Up and out and on the road by 9:50. It's getting hot. I head west on Rt. 19, towards Mabou. This will let me do the Cabot trail in a clockwise direction. My dad said to do it that way, so that you won't be in the lane next to the cliff edges during the trip. The motorcycle tour guide also gives the same advice. Looking at the map, and chatting with people, I have a third reason to do it - there should be less traffic.
Rt. 19 travels along the west side of Cape Breton, going north. It's basically fishing villages, along the lines of those on the eastern shore of New Brunswick. Which is not too surprising, since both face the Gulf of St. Lawrence. In fact, around Cheticamp, there is a large Acadian population.
Rt. 19 is mostly good, with some rough patches. (This just basically applies across the board to N.S.) At Maragee forks, 19 joins the Cabot Trail. After another 30 minutes or so, we enter the Cape Breton Highlands National Park. I think 30 minutes, but the road and weather and scenery had put me into a reverie, and I have lost track of some time.
Anyway, into the park, (which no guide mentioned costs money. It costs me $3.50. No biggie, but I had to pull over to do it.) and around the first couple of corners I find this sight. May I say, it's stunningly beautiful? Breathtaking? Majestic? Etc? Consider it said. Also, the Parks system has put in lots of wonderfully placed Scenic Lookouts (Lookout!). The road is better than it had been up till now, lots of passing lanes. And it's now about 12:00, so many people are pulling over for lunch. Ha.
Around another corner later on, we have this view of the road upcoming. Oh, yeah, baby. This is what the trip is all about. Excellent roads, in excellent scenery. Too bad about the heat. Have I mentioned it's very hot? It is. I make several stops for pictures along the west coast.
The Cabot Trail exits the park, and turns east, through small villages like Pleasant Bay. It must be a very different life out here, a long, long way from anywhere on a sometimes patchy road. Yep. about the time I started thinking what a great-surfaced road it was, I hit an area of painful ripples. That happened several times. "Mmmm, smooth. Ow. Rough. Mmmm. Smooth." And so on.
The road climbs and drops over several mountains, ascending and descending in a series of 30Kmh switchbacks. So far today, I have only passed about 8 or 10 vehicles. This is going great.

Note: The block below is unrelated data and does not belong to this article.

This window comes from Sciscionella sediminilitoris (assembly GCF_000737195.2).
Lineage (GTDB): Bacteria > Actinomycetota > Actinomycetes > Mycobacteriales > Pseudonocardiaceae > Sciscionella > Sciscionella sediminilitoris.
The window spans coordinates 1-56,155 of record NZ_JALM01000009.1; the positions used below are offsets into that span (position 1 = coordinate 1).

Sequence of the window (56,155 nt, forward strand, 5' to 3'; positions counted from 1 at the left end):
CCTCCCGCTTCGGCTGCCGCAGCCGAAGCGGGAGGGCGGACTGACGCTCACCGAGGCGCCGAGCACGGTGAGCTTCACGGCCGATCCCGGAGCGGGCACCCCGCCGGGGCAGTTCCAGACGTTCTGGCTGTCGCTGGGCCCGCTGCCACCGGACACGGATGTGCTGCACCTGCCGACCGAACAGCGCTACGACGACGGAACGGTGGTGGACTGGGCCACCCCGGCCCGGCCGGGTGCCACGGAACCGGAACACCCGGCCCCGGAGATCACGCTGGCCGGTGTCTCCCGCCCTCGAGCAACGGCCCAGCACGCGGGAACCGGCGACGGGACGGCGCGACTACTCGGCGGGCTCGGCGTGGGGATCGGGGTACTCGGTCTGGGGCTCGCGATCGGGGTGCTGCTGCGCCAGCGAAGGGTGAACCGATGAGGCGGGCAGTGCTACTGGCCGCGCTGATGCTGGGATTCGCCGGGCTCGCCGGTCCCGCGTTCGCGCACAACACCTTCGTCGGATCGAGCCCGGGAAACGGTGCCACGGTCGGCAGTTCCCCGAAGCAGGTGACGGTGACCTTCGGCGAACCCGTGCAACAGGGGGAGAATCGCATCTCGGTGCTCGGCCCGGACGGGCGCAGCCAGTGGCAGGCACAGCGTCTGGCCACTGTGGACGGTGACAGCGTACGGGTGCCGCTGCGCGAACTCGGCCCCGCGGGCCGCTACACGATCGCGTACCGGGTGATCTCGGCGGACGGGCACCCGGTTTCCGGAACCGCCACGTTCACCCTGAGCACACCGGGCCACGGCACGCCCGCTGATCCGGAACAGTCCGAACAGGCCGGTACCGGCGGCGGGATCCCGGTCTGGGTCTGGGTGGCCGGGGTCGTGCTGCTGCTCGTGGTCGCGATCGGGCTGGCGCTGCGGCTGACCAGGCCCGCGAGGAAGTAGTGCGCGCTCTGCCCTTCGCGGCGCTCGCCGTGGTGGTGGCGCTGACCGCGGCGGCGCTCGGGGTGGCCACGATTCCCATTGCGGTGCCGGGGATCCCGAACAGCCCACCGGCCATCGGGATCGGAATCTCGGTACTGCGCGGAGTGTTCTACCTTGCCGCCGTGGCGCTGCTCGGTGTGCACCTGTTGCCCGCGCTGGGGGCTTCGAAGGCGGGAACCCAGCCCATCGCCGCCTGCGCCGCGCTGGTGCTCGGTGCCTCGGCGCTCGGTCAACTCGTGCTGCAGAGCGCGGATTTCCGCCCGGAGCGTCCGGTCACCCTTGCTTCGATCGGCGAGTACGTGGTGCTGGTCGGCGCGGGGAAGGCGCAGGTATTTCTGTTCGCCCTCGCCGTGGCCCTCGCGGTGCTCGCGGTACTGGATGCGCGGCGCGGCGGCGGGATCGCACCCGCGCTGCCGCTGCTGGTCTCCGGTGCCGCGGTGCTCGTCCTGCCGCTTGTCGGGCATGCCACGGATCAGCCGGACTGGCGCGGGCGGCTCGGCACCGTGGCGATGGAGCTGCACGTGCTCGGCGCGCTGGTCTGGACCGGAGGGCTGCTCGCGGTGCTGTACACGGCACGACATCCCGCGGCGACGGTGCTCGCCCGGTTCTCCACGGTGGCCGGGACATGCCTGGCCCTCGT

In Cape North, the northern-most paved road in Nova Scotia, I stop to get gas. I water up, and evidence is that I am properly hydrated. It is hot. I remember to apply sun block.
The Cabot Trail turns south, and leads back into the park. With the sun in the west, the high trees and hills throw a little shade on the road. I revel in it.
South I go, out of the park, and past Ingoish. There I climb a mountain called Smokey. I stop, looking out over the Atlantic. I rest in the shade, adjust the map, and put on more sun block (See. I can learn). The bike is happy, in it's natural environment. Mostly. For instance, here it is on a packed gravel shoulder, pointing downhill. I almost dropped it trying to get it ready to go, when gravel rolled out from under my foot. Oy vey. I recovered, though, and off we went.
Baking again, I stop in South Gut of St Anne for ice cream and water. I help an older couple find themselves on the map. I take off again, heading south on 105. It's just too hot and exhausting for me to take any other route. At about 4:00, I get stopped at another of N.S.'s construction sites. 10 minutes in the sun, before we get to go. Phew.
At 4:45, I'm at the roundabout in Port Hawkesbury, sitting, waiting, with a whole lot of others, as the bridge opens to let a ship through the channel. While waiting, a car on the causeway boils over. It's 5:10 before I make it to the Irving gas station on the other side.
Gas up the bike, and I drink water. I feel disconnected, and I'm panting. I stand in the shade, and then go inside the slightly air conditioned gas bar until I feel a little better. And then it's time for today's stupidest decision. I bundle up my jacket, and set off for Antigonish. It's so hot, I just couldn't face putting it on. In a few kilometers, it's obvious that:
It's cooler with the jacket.
It's so hot every bit of sweat is sucked away by the wind immediately.
This was a dumb idea.
I make it to Antigonish, and stop at the Comfort Inn. Then I stand over the a.c. for 10 minutes or so. I drink some water, and lay on the bed. Yeah, it's only 6:00, but I'm done for the day. I lie on the bed, and wake up about 6:30. The good news is, I'm sweating again. After a shower, I get to work on pictures and web stuff. The connection here is 22Kb - better, but again, no new big pictures.
So, 503km today in some great roads and scenery. It's darned hot, so I think I'll get up earlier tomorrow, and try to make time while the sun is low in the east. Don't want another incident like today's. I had two other death cheat's, to do with passing on two-lane blacktop. But the de-hydration is very scary. The Weather Network is betting on rain in N.B. tomorrow. At least it'll be cool.